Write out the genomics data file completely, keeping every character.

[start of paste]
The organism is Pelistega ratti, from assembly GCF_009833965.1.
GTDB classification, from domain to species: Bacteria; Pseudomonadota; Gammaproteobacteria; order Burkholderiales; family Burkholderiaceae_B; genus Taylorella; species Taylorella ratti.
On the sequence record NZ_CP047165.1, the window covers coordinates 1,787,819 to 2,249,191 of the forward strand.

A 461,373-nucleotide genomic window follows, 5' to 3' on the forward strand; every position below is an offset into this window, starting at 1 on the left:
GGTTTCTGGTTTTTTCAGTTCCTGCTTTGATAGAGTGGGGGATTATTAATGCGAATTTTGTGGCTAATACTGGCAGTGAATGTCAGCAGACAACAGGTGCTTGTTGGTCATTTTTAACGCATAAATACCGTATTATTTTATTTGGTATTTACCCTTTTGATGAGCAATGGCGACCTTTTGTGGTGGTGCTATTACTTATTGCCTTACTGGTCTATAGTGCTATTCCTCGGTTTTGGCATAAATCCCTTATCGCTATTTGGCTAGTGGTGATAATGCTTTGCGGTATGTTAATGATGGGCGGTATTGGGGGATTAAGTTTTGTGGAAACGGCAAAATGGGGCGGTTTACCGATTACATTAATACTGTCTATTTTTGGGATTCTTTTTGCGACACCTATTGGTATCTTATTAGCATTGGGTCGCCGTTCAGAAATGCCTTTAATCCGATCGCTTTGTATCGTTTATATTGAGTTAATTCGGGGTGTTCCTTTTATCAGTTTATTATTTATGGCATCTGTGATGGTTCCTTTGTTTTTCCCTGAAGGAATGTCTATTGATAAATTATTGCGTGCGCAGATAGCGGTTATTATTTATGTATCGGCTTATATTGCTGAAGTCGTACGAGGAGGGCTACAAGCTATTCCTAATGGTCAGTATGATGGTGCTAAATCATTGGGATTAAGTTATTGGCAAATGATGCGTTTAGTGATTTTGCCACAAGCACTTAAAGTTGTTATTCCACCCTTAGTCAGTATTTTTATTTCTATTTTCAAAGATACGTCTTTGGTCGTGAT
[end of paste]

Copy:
The organism is Pelistega ratti, from assembly GCF_009833965.1.
GTDB classification, from domain to species: Bacteria; Pseudomonadota; Gammaproteobacteria; order Burkholderiales; family Burkholderiaceae_B; genus Taylorella; species Taylorella ratti.
On the sequence record NZ_CP047165.1, the window covers coordinates 1,787,819 to 2,249,191 of the forward strand.

A 461,373-nucleotide genomic window follows, 5' to 3' on the forward strand; every position below is an offset into this window, starting at 1 on the left:
GGTTTCTGGTTTTTTCAGTTCCTGCTTTGATAGAGTGGGGGATTATTAATGCGAATTTTGTGGCTAATACTGGCAGTGAATGTCAGCAGACAACAGGTGCTTGTTGGTCATTTTTAACGCATAAATACCGTATTATTTTATTTGGTATTTACCCTTTTGATGAGCAATGGCGACCTTTTGTGGTGGTGCTATTACTTATTGCCTTACTGGTCTATAGTGCTATTCCTCGGTTTTGGCATAAATCCCTTATCGCTATTTGGCTAGTGGTGATAATGCTTTGCGGTATGTTAATGATGGGCGGTATTGGGGGATTAAGTTTTGTGGAAACGGCAAAATGGGGCGGTTTACCGATTACATTAATACTGTCTATTTTTGGGATTCTTTTTGCGACACCTATTGGTATCTTATTAGCATTGGGTCGCCGTTCAGAAATGCCTTTAATCCGATCGCTTTGTATCGTTTATATTGAGTTAATTCGGGGTGTTCCTTTTATCAGTTTATTATTTATGGCATCTGTGATGGTTCCTTTGTTTTTCCCTGAAGGAATGTCTATTGATAAATTATTGCGTGCGCAGATAGCGGTTATTATTTATGTATCGGCTTATATTGCTGAAGTCGTACGAGGAGGGCTACAAGCTATTCCTAATGGTCAGTATGATGGTGCTAAATCATTGGGATTAAGTTATTGGCAAATGATGCGTTTAGTGATTTTGCCACAAGCACTTAAAGTTGTTATTCCACCCTTAGTCAGTATTTTTATTTCTATTTTCAAAGATACGTCTTTGGTCGTGAT